A lot has changed in a year. The water level in the ‘reservoir’ is shockingly low (Western Scotland has had 4 months of rain in 2024, so it must have taken some effort to lower the water level) and large-scale building works are ongoing. Someone, somewhere will think that this is progress, but it risks destroying what is a well- known birding site that has the happy knack of bringing in some damned good birds. Speaking to another couple of birders and it appears that no- one is happy about it. Various signs warned that the footpath was closed, but we all know that this doesn’t apply to birders. Any anger at this was immediately dispelled by the reeling sound of grasshopper warbler. I counted at least 3, but from bitter experience I know that they can be a bit deceptive. Naturally, couldn’t get eyes on them as they skulked in the undergrowth, but damned good to get, nonetheless.

I walked as far as I could until I reached the bit where the path genuinely was closed- though locals seem to have indulged in ‘guerilla dog walking’ and forced a gap in the fence. Anyway, scanning the distant water got me a pair of common sand on the far shoreline. Not great views, as it was really at the limit of my scope’s ability, but still good to get. The sky and water though were utterly devoid of either sand martin or house martin. Whether the earlier rain had kept them way, or the very low water has killed off their food supply, I don’t know.

As I’ve mentioned, I’m not a twitcher. If I was, I’d have reminded myself of what a ring- necked duck actually looks like. I had vague memories of something that looks like a tufted duck until you see it, then its really obvious that its different from a tufty. Which, admittedly, isn’t the best preparation ever, but you know, you have to work with the tools you’re given.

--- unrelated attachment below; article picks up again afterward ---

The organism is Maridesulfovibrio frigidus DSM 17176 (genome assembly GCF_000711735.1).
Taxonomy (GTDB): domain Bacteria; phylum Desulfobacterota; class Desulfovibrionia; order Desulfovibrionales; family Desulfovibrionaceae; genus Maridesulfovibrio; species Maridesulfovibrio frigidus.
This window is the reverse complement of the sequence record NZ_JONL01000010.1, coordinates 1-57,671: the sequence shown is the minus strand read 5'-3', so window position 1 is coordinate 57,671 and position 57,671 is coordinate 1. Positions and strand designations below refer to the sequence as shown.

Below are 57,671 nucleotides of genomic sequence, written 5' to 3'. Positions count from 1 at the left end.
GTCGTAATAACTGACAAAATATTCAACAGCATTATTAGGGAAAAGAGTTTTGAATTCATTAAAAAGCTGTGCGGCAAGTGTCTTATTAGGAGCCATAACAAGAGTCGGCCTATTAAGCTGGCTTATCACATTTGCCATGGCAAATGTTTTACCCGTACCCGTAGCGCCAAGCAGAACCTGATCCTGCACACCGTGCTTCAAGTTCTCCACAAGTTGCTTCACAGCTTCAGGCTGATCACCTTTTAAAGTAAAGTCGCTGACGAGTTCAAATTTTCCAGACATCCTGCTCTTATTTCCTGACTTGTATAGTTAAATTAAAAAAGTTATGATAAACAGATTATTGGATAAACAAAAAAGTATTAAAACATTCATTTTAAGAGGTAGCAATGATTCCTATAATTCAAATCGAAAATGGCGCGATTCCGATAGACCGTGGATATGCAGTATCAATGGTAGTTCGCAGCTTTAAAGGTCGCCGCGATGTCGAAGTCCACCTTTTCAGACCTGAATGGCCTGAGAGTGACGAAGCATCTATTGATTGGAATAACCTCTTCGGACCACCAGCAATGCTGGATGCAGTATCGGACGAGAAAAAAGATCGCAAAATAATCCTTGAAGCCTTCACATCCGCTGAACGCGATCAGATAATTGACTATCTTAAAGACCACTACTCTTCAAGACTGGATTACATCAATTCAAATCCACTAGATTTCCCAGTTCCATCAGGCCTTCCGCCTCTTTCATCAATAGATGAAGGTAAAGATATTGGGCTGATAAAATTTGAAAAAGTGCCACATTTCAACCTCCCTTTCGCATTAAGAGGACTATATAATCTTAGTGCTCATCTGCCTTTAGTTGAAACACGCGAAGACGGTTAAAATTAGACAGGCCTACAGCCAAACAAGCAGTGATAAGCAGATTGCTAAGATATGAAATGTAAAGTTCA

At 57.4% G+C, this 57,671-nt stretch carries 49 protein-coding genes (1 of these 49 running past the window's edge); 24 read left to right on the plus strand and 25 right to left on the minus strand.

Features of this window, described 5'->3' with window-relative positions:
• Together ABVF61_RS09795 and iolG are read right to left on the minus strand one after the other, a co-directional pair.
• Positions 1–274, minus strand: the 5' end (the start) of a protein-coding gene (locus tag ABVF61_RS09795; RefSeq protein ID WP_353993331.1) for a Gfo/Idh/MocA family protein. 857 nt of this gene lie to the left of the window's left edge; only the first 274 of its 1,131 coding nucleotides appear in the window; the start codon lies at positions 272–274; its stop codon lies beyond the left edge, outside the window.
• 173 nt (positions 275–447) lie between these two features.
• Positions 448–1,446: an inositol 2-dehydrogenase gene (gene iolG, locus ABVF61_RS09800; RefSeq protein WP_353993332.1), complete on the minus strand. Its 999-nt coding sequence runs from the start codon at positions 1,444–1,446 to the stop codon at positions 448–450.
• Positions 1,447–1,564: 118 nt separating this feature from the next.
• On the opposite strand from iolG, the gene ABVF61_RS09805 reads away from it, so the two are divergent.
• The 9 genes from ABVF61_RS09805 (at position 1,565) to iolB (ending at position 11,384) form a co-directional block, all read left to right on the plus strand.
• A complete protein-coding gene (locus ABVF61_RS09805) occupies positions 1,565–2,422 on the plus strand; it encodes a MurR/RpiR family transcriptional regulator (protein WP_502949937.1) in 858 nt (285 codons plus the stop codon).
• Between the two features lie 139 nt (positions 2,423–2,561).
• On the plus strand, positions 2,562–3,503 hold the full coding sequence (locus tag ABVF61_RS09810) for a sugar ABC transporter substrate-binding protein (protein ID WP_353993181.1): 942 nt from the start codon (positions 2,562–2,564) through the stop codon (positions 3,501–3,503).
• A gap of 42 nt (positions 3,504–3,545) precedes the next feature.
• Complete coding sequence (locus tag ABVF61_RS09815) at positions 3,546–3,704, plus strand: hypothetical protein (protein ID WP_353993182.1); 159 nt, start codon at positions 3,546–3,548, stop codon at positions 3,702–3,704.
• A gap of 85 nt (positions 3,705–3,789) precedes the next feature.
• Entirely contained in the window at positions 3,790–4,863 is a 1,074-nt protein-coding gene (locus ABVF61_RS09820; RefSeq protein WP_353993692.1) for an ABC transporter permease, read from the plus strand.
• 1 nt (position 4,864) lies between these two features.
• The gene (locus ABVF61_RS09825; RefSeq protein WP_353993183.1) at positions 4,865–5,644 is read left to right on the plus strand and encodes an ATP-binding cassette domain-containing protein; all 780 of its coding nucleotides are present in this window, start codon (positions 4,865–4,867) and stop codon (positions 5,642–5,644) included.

There were a LOT of tufted ducks….. There were a lot of tufted ducks diving….

Eventually, though, perseverance got me the RN Duck, and yes, when I saw it I remembered just how different it is from a tufty. No sign of the scaup, though. I had a very pleasant walk back to the car, with the glow of 3 year ticks safely tucked under the belt. Once in the car I checked Twitter, and saw a post from 15 minutes earlier that there were 3 little gulls in among the black- headed gulls that I’d glanced at and ignored. I’m used to ‘you should have been here earlier’ but this was something new. And do you know, despite missing out on the Little Gull, I headed home content. For this day at least, I didn’t need any more.



I tend to dwell on ‘ideal world’ things and wishes. In an ideal world I’d be a millionaire lottery winner, who could spend his days birdwatching and chilling with bears in my own private primordial forest. The odds against either happening are a bit steep, though, so I tend not to get too upset by it. I can’t help, though, wanting more birding, wanting more birds, more bird life. When you have a bad day you want the chance to make up for it. You want to get back out, to prove that this was an aberration, an outlier in the life records of a birder.

When you have a right good day, though, you never want it to end. You want it to go on and on and on. And that desire, that need is a wonderful thing to have.

Stay healthy (healthier than me, certainly) and keep being brilliant to each other.